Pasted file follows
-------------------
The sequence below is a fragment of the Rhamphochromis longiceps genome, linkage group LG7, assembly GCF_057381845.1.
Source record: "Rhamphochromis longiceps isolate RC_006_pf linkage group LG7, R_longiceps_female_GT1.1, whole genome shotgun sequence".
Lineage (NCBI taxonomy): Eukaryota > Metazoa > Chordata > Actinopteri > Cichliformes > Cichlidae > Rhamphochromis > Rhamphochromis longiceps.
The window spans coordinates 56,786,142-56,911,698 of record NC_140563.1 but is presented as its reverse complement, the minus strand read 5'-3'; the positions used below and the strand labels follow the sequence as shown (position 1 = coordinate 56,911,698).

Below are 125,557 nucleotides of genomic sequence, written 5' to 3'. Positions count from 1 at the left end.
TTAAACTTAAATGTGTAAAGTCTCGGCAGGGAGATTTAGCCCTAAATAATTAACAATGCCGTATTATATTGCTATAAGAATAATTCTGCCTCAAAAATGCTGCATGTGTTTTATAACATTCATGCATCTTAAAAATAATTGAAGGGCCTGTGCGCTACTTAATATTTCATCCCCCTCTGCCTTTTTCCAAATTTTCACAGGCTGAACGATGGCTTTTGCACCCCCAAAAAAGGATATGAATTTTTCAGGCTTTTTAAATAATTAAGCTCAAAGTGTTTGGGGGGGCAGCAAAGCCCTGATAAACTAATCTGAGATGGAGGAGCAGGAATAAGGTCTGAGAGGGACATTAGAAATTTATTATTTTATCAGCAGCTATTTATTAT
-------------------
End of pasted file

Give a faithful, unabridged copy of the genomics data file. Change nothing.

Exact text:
The sequence below is a fragment of the Rhamphochromis longiceps genome, linkage group LG7, assembly GCF_057381845.1.
Source record: "Rhamphochromis longiceps isolate RC_006_pf linkage group LG7, R_longiceps_female_GT1.1, whole genome shotgun sequence".
Lineage (NCBI taxonomy): Eukaryota > Metazoa > Chordata > Actinopteri > Cichliformes > Cichlidae > Rhamphochromis > Rhamphochromis longiceps.
The window spans coordinates 56,786,142-56,911,698 of record NC_140563.1 but is presented as its reverse complement, the minus strand read 5'-3'; the positions used below and the strand labels follow the sequence as shown (position 1 = coordinate 56,911,698).

Below are 125,557 nucleotides of genomic sequence, written 5' to 3'. Positions count from 1 at the left end.
TTAAACTTAAATGTGTAAAGTCTCGGCAGGGAGATTTAGCCCTAAATAATTAACAATGCCGTATTATATTGCTATAAGAATAATTCTGCCTCAAAAATGCTGCATGTGTTTTATAACATTCATGCATCTTAAAAATAATTGAAGGGCCTGTGCGCTACTTAATATTTCATCCCCCTCTGCCTTTTTCCAAATTTTCACAGGCTGAACGATGGCTTTTGCACCCCCAAAAAAGGATATGAATTTTTCAGGCTTTTTAAATAATTAAGCTCAAAGTGTTTGGGGGGGCAGCAAAGCCCTGATAAACTAATCTGAGATGGAGGAGCAGGAATAAGGTCTGAGAGGGACATTAGAAATTTATTATTTTATCAGCAGCTATTTATTAT